The impact of fraud on organizations can be devastating, leading to significant financial losses, irreparable damage to reputation, potential legal repercussions, and a decline in employee morale and trust, all of which can ultimately jeopardize the survival of the entity.
No organization is safe from the serious damage that fraudulent activity may impose. Chances of occurrence of fraud cases are present in all types of organizations, whether large or small. The effects of occupational fraud may be pervasive, resulting in devastating financial, reputational, and operational losses.
Impact Of Fraud On Organization
In large organizations, the scale of fraud is also usually large, resulting in huge losses causing depletion of profitability. These organizations employ a large workforce deployed in different locations to perform different roles. Weak controls over a large number of employees increase the chances of occurrence of significant fraud incidents.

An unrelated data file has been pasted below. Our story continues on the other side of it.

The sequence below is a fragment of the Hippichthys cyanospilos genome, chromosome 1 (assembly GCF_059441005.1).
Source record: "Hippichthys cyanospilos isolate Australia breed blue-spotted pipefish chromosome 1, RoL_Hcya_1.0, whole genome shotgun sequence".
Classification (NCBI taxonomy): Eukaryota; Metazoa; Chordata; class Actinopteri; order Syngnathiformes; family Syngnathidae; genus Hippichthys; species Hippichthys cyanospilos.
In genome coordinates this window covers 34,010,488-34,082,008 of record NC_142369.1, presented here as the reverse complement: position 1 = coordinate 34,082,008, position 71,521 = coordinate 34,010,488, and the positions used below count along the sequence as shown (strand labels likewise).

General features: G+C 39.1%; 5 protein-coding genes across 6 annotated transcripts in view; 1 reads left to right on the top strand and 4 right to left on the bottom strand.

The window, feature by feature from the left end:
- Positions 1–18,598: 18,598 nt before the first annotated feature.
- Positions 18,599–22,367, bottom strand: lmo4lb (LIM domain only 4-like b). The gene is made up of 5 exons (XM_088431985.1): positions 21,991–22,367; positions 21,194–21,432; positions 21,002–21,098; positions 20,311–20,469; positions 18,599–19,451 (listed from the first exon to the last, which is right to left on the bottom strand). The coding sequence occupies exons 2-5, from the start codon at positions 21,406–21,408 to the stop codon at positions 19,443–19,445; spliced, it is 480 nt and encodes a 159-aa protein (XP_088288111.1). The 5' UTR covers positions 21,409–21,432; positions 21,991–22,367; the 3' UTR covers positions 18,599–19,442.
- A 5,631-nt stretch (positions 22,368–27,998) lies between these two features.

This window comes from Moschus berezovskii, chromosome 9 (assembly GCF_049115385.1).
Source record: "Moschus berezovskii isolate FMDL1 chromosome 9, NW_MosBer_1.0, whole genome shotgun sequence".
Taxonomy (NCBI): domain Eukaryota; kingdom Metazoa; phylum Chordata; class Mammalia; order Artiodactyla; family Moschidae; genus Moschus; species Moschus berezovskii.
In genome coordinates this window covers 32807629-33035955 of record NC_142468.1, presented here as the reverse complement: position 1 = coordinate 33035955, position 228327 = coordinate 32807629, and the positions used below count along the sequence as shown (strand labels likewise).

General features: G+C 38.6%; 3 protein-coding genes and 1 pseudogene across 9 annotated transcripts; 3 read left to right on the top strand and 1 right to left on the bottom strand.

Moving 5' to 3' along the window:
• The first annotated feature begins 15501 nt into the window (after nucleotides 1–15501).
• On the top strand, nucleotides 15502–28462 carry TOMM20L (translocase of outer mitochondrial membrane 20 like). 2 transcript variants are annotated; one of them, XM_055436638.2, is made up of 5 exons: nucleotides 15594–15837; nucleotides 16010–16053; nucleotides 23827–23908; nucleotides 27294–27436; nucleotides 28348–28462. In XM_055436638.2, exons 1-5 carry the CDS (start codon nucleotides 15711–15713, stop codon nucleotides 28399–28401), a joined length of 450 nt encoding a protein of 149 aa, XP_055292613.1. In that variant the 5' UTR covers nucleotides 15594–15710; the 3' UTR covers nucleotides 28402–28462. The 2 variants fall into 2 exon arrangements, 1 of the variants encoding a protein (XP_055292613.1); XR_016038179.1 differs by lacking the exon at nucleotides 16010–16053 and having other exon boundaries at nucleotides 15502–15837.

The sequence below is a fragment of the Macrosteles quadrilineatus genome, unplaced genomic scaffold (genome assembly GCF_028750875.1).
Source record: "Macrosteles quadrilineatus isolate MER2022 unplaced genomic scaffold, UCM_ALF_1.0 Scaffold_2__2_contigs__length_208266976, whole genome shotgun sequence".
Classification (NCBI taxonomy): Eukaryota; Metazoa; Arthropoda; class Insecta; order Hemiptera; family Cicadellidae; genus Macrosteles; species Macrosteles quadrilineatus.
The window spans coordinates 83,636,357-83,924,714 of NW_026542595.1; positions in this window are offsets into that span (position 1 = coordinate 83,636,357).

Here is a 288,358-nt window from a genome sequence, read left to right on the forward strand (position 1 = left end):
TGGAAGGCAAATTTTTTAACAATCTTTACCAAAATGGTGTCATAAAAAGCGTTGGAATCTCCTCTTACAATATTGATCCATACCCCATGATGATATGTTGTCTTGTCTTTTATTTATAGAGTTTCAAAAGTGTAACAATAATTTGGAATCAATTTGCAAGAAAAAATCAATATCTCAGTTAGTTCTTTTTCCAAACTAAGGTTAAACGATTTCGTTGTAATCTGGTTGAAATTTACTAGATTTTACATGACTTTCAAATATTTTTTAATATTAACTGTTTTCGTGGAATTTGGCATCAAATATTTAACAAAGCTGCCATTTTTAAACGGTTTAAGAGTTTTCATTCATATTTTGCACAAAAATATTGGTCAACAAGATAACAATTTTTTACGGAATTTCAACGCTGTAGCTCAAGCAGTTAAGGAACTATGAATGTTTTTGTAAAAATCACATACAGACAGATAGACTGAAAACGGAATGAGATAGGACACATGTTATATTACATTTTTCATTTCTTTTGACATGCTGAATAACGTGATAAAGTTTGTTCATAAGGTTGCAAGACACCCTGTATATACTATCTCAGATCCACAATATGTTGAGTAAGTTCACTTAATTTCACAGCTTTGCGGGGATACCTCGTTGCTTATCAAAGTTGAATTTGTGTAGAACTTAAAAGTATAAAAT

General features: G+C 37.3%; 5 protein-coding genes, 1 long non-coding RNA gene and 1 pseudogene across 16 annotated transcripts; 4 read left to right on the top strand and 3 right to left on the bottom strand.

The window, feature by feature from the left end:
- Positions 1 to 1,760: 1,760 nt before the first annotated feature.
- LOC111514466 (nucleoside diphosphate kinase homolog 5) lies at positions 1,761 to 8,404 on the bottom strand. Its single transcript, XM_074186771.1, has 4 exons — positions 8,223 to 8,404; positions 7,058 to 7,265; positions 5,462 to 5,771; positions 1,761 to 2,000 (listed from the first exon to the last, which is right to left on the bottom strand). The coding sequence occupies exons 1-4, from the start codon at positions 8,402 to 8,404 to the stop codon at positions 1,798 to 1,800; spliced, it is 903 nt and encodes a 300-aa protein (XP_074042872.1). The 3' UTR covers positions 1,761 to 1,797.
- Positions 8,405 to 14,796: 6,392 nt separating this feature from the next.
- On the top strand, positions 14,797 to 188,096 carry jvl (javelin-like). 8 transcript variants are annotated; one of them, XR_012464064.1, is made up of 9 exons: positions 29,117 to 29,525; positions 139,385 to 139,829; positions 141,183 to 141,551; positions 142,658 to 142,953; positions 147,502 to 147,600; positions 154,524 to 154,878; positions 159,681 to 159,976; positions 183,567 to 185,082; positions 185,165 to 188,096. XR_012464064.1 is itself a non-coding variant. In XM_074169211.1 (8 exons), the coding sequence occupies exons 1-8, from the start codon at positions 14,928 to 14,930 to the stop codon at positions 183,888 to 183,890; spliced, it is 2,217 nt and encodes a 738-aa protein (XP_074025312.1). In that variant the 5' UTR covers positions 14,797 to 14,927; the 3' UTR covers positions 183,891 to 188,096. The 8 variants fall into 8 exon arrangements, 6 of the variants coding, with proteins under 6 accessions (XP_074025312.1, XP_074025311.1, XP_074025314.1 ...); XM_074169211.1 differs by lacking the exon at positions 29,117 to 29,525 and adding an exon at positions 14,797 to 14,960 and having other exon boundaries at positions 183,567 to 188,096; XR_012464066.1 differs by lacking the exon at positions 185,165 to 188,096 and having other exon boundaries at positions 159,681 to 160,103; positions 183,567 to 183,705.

Fraudulent activities have significant negative consequences for the organization’s shareholders, investors, and key executives. Organizations where large-scale frauds are reported to have experienced a decrease in the stock prices and loss of market share.
Large-scale frauds may result in bankruptcy, delisting from the stock exchange, assets disposals, and change of senior management. These changes are directly linked to the long-term success of the organization. The corporate changes resulting due to the fraudulent activities lower the morale and confidence of the customers, bankers, and suppliers resulting in loss of operations and growth.
Customers always prefer to buy products and services of those organizations which have a history of a positive relationship, transparent processes and focus on customer care. In case of publicly reported significant frauds, the customers switch their buying with other reliable and trustworthy competitors. The decline in market share and profitability levels result in cash flow problems and working capital issues. Financings needs are not fulfilled, and the organization is exposed to the risk of bankruptcy.